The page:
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Step up and support the market, Damac Properties tells banks

Set in a private, gated community

Developer’s managing director says there’s a need for non-resident mortgage.

October 23, 2013 3:26 by



Damac Properties is calling on all banks to support the resurgence in Dubai’s real estate market and provide a non-resident mortgage to allow international investors the chance to own property in the emirate.

Ziad El Chaar, managing director of the Dubai-based luxury developer, says banks are still “too timid” and must step up and return to lending in order to attract a wider international investor base.

He adds that one of the most important obstacles holding the market back is the lack of mortgages.

“What we need is a practical and pragmatic non-resident mortgage,” he says. “Dubai will then be able to attract more people who are genuinely interested in owning a property in the city – but they can only do that through a proper mortgage.”

El Chaar says most of the business today is still conducted on equity and not leverage, adding that cash buyers made up approximately 75 per cent of the number of transactions in the emirate in the first six months of the year.

If a fully regulated system is implemented, one which has the “appropriate checks and balances”, Dubai will witness a strong surge in long-term, sustainable investment. Until such a system is in place, however, El Chaar believes mortgages will never be a big element of the local real estate market.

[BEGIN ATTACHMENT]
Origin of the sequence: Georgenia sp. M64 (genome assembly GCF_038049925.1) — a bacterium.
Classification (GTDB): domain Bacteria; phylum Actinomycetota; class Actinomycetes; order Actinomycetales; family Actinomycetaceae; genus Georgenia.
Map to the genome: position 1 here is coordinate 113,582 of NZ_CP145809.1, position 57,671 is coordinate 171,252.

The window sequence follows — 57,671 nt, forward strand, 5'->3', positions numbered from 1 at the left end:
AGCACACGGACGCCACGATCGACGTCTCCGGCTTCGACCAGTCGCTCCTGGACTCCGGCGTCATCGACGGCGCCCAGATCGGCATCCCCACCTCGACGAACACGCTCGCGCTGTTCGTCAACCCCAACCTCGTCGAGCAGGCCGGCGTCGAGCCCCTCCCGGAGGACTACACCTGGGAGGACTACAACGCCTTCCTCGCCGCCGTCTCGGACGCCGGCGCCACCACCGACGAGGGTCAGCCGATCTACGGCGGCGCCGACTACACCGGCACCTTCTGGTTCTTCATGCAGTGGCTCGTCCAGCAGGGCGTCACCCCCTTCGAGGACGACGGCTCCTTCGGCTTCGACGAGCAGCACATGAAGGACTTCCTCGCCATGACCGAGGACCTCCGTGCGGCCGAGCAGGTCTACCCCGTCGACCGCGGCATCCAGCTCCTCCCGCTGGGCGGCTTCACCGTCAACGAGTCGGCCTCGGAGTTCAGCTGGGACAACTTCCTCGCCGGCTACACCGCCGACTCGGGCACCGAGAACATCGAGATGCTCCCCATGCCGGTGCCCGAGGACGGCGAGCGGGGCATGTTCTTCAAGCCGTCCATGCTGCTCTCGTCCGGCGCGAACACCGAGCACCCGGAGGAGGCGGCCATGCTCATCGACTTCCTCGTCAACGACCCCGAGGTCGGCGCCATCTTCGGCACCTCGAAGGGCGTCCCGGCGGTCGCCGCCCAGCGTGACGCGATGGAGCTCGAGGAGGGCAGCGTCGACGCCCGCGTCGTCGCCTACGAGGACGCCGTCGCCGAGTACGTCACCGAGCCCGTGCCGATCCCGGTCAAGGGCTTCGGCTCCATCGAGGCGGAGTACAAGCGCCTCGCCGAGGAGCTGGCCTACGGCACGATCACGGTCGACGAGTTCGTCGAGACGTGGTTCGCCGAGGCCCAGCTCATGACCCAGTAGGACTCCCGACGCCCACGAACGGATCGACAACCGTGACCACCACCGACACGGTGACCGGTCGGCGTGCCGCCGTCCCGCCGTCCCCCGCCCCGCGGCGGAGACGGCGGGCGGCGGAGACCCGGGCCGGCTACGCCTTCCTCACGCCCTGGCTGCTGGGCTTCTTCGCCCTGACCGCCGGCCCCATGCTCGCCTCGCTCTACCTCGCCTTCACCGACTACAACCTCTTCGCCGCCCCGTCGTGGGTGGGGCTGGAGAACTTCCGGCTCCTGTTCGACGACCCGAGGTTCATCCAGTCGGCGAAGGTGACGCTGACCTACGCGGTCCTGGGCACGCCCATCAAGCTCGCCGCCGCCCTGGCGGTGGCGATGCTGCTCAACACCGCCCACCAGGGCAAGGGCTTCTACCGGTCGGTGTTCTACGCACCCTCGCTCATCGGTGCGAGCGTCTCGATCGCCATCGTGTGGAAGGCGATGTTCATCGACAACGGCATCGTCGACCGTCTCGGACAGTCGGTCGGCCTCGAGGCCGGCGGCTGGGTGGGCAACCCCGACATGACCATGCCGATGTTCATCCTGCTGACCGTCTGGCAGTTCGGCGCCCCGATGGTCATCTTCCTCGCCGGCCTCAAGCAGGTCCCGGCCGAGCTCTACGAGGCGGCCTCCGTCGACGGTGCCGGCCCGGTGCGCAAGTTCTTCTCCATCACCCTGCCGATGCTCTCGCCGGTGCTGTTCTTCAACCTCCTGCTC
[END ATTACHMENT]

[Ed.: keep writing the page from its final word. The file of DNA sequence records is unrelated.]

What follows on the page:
“Not everybody can come straight into the market with US$1 million and buy a property with cash, in full,” he adds. “To be able to get a mortgage today, you need to be a resident of the UAE and be able to demonstrate that a portion of your income is coming from the country. So, if you are living overseas and would like to buy a second property in Dubai, you just can’t.”

In a recent interview with Kippreport, El Chaar dismissed concerns that the property market may be heading towards another crash or bubble, emphasising that the demand for owning a property in Dubai has always been high and current regulations ensure that developers are much more committed.

For a developer to launch a real estate project in the city today, he says, it must first buy the land (and pay for it in full), handover the plot, design the project, issue necessary permits, appoint a contractor, open an escrow account and deposit 20 per cent of the construction budget in it.

According to a recent report by Goldman Sachs Group Inc., concerns that Dubai’s property market is a bubble or heading towards another crash has been exaggerated. It argues that property prices are still 36 per cent below their 2008 peak and new regulations (hike in registration fee) focused on curbing speculation, along with an increasing supply, help keep values down.



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